Students add service to their schedulesDec 04, 2022 11:35AM ● By Jet Burnham
By Jet Burnham | [email protected]
Lily Reutze, an eighth grader at Kelsey Peak Middle School, wraps white yarn around a square of cardboard. After tying a few knots and making a few cuts, she has made a fluffy snowball. One down, 300 to go.
The snowballs were being made for an indoor snowball fight kit to be donated to Kauri Sue Hamilton School. It was just one of the projects she and her peers participated in at Jordan Virtual Learning Academy’s Day of Service. The hours students spent making hundreds of snowballs, coloring 40 food boxes for the Food Bank, tying 12 quilts for Primary Children’s Hospital and crafting over 200 cards for care center residents count toward the goal of 1,500 hours of service hours performed by JVLA students during November and December.
All three schools that are a part of JVLA—Rocky Peak Elementary, Kelsey Peak Middle and King’s Peak High—participate in the service hour drive. Last year, students performed a total of 1,203 hours of service.
To meet this year’s higher goal, a Day of Service was held Nov. 11 to kick-off the service season. Students and their families were invited to participate in four service projects at two locations. Lily and her mother Lisa, who works as an aid at Rocky Peak Elementary, helped with every project.
“It's good to help out your community and to help other people,” said Lily.
JVLA provides community service opportunities throughout the year—students and staff collected 536 pairs of socks for The Road Home in October.
“Service helps kids look outside themselves and takes them away from their own problems,” KPHS instructional coach Ami Anderson said.
KPHS ninth grader Blue Hegstrom said he loves helping others. He often helps out at home. The time he spends providing service for his family can be counted toward the school service hour total.
Sophomore Haedyn Cleveland said, as a virtual student, it was great to get out of the house and meet with her peers at the Day of Service activity. She said she appreciates that her school values community service and provides opportunities to get involved.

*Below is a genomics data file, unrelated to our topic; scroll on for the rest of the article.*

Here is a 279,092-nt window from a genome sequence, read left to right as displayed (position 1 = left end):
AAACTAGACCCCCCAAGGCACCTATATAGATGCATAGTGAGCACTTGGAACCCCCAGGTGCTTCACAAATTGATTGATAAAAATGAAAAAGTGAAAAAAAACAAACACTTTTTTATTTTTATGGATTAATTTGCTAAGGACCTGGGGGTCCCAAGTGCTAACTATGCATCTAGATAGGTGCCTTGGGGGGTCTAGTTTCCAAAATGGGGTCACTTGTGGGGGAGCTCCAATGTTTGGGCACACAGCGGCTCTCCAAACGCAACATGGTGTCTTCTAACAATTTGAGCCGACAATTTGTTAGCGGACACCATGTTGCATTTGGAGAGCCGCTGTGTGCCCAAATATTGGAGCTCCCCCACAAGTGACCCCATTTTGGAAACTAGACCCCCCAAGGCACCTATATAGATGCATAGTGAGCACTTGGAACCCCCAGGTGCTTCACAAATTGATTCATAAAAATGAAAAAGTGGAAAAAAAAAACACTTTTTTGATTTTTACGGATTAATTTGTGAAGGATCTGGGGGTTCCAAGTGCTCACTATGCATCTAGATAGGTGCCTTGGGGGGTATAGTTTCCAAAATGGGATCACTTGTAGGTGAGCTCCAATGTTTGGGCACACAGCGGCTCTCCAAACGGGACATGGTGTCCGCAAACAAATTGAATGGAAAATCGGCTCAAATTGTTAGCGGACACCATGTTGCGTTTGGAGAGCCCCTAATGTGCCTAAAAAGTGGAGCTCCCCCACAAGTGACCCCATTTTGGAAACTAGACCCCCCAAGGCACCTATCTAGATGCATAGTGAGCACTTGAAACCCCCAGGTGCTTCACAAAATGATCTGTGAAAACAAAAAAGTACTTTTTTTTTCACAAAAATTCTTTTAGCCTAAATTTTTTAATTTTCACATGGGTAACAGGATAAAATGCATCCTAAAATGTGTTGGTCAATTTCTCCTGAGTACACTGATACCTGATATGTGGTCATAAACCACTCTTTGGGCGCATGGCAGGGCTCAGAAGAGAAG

“It's important to help people and the school wants to set us on the path so we know how to start helping people and then we can continue to do that when we’re adults and in different environments,” Haedyn said.
Hawthorn Academy charter school holds a Day of Service for its students each year on the day before Winter Break. Instead of having a holiday party, students work as a class on projects such as making blankets to donate to hospitals, making toys to donate to the Humane Society, and wrapping boxes of cereal to donate to students in need at nearby schools.
Hawthorn Academy students will also be collecting toys for Utah Youth Village and food for Utah Food Bank, a tradition in its 14 year. Each year, the goal increases, based on the year. This year, their goal is to collect 222 toys by Dec. 14 and 2,022 food items by Dec. 21.
Through Dec. 16, West Hills Middle School students will be collecting blankets, clothes, shoes and glasses to benefit four charities: Volunteers of America, Christmas Me, 20/20 Vision Quest and Unwanted shoes. Principal Cynthia VanderMeiden said there will be a friendly competition among the students to encourage a successful charity drive.
Mountain Heights Academy, an online charter school, will also provide service opportunities for their students during the month of December. Students will help fill holiday stockings to send to military members overseas and to veterans in the hospital. School leadership groups will also organize students to serve meals at a local food pantry.
West Jordan Middle School will be holding a food drive and collecting money for charity. All proceeds from their Dec. 16 Winter Dance will go toward their charity fundraiser.
Joel P. Jensen Middle, Copper Hills High and West Jordan High also have charity and service events planned during December.